Then there will be those of us from the disability community who have been utterly frustrated, disenfranchised, and marginalized for decades who will argue nothing will change and you are running after a pipe dream that will never become reality. Why bother trying? Thomas Edison, a member of the disability community, once said, “You can’t realize your dreams unless you have one to begin with.” With the click of a mouse or a few keystrokes of code, we could move individuals away from being taxing dependents and instead allow them to become independent taxpayers. That is my dream.

My response to naysayers and frustrated malcontents:

  1. “The only way to discover the limits of the possible is to go beyond them into the impossible.”  Loosely interpreted, if we don’t try to do anything that seems to be impossible or insurmountable, there is a 100% chance that we never will achieve greatness or much else in our lives.
  2. The future belongs to those who prepare for it today.” If we don’t work on correcting the wrongs of today our future will be doomed to repeat what is not working for us. To say nothing about those who came before us, it will cripple those who come after us. Working together we can absolutely minimize, and hopefully eliminate, frustrations for future generations that our forebears have suffered for two millennia.
  3. “The golden age is before us, not behind us.” Cry not over the spilled milk of yesterday but clean it up today so it does not have the chance to spoil tomorrow. As a community of people 1.4 billion strong, we must unify our collective voices to at least draw attention to and demand inclusion in the world’s societies. People of Ability have positively impacted the human condition for hundreds and hundreds of years, yet every day the regular Joes and Joannes are still relegated to being considered “less than” and undervalued as contributors to the mosaic that is America.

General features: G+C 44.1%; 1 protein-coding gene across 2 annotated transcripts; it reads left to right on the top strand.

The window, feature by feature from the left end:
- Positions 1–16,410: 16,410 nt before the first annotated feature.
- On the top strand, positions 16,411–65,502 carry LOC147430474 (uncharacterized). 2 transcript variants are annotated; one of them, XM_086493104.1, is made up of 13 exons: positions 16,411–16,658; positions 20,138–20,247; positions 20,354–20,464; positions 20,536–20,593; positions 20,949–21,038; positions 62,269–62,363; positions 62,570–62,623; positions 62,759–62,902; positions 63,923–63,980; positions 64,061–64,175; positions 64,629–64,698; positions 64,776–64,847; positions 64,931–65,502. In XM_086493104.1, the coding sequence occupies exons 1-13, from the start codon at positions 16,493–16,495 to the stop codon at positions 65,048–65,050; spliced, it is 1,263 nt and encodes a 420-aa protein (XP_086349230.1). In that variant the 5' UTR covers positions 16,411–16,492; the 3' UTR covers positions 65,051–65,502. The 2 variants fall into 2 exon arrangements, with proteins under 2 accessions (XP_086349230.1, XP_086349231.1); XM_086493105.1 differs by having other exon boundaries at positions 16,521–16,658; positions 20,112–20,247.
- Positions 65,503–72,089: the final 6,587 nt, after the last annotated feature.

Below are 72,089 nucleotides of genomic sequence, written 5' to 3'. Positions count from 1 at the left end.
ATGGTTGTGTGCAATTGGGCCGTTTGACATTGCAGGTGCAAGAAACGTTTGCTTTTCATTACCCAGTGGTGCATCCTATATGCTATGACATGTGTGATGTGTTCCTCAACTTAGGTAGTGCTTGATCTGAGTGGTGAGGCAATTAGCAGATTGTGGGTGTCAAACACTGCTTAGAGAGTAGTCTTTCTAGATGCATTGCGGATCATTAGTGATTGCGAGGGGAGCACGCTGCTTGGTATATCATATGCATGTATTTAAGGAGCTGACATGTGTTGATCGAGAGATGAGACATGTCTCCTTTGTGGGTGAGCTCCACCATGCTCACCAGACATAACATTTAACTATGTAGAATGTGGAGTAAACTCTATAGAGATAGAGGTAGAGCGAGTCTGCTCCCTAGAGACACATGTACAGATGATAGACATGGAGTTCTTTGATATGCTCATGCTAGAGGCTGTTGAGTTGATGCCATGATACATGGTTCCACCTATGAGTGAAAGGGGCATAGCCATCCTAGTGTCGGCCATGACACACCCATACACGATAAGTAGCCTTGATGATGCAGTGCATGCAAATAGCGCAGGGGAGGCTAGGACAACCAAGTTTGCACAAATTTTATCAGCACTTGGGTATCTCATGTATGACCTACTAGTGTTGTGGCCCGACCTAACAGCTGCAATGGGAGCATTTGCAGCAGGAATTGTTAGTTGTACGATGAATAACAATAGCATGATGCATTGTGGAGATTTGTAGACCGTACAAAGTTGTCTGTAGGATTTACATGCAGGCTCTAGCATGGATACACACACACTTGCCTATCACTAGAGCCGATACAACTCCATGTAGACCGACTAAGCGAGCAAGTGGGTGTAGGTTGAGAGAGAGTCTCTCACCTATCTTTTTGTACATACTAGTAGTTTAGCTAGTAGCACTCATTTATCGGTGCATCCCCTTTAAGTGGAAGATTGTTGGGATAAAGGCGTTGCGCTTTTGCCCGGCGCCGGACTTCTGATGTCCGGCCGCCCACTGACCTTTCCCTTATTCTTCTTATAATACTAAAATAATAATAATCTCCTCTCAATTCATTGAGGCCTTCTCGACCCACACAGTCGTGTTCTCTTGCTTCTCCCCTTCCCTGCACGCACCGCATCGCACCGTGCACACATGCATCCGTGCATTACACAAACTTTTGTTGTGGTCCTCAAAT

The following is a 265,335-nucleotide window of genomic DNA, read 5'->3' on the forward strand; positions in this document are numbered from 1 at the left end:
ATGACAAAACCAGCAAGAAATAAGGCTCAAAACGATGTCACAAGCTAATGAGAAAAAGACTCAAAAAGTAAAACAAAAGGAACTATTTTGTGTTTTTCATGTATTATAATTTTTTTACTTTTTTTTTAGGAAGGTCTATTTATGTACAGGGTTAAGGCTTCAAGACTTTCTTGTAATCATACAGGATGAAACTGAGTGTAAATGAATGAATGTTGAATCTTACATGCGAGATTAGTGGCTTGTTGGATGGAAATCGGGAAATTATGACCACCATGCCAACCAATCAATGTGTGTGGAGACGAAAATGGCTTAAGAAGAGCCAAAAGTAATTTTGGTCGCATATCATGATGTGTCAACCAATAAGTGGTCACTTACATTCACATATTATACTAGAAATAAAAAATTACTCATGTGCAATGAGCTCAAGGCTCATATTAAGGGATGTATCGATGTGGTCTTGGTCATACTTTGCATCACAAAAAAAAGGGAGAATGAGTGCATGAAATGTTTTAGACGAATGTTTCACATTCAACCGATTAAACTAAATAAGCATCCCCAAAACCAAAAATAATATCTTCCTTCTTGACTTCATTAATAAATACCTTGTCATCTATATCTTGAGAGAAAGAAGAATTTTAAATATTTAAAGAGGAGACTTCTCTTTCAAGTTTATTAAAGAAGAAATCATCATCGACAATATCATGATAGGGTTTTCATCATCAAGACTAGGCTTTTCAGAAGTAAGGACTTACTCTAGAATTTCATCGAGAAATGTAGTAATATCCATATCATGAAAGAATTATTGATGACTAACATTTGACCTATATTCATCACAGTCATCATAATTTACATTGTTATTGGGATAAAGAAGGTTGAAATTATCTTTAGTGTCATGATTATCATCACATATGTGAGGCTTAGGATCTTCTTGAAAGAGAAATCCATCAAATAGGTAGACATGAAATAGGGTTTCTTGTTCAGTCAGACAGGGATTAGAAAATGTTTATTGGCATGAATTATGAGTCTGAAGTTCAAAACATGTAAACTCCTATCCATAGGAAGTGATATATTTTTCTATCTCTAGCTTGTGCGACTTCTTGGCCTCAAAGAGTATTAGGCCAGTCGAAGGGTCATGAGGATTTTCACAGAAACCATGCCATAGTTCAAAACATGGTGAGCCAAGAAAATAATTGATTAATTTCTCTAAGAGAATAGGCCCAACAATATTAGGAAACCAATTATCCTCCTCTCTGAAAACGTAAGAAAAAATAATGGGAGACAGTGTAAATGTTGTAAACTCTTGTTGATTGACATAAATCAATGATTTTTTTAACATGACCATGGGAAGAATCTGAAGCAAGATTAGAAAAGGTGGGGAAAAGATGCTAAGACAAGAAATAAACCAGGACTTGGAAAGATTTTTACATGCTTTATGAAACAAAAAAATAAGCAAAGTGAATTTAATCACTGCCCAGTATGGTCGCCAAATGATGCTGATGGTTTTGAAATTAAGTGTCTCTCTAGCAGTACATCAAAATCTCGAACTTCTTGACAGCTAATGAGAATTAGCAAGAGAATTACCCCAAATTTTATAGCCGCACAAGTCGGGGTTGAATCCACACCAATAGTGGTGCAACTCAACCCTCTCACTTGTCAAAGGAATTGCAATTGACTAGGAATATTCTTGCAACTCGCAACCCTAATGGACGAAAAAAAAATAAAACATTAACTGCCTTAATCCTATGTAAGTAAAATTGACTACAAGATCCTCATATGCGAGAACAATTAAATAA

As Buddhist monk and peace activist Thich Nhat Hanh said, “There is no way to happiness—happiness is the Way.” Even now The Mandalorian echoes this truth in my head, “This is the way.” “Happiness is the way” reminds me of gold medalist, Paralympian, author, advocate and now friend, Mallory Weggemann. Mallory joined the disability community 14 years ago when a medical procedure gone wrong resulted in paraplegia. Yet, in her words, she took it with grace. Mallory was always a swimmer. When people tried to tell her what limitations she would be living with for the rest of her life, she dove into the pool again. She swam her way to greatness despite what naysayers thought her life would become. Jonathan and I had the pleasure of interviewing Mallory on the MBS AccessAbility Works podcast which I urge you all to listen to. (Click here for that)

Like so many of us who lived through and overcame traumatic injuries, she made a choice to define her newfound abilities as opposed to being ‘dis’-labeled by others. Instead of becoming paralyzed, pun intended, she took a stand and defined her ability as she saw fit. Every day she did a little something mentally or physically to help her become the world-class person and Paralympian that she is today. She has become, or maybe always has been, the living embodiment of Kaizen.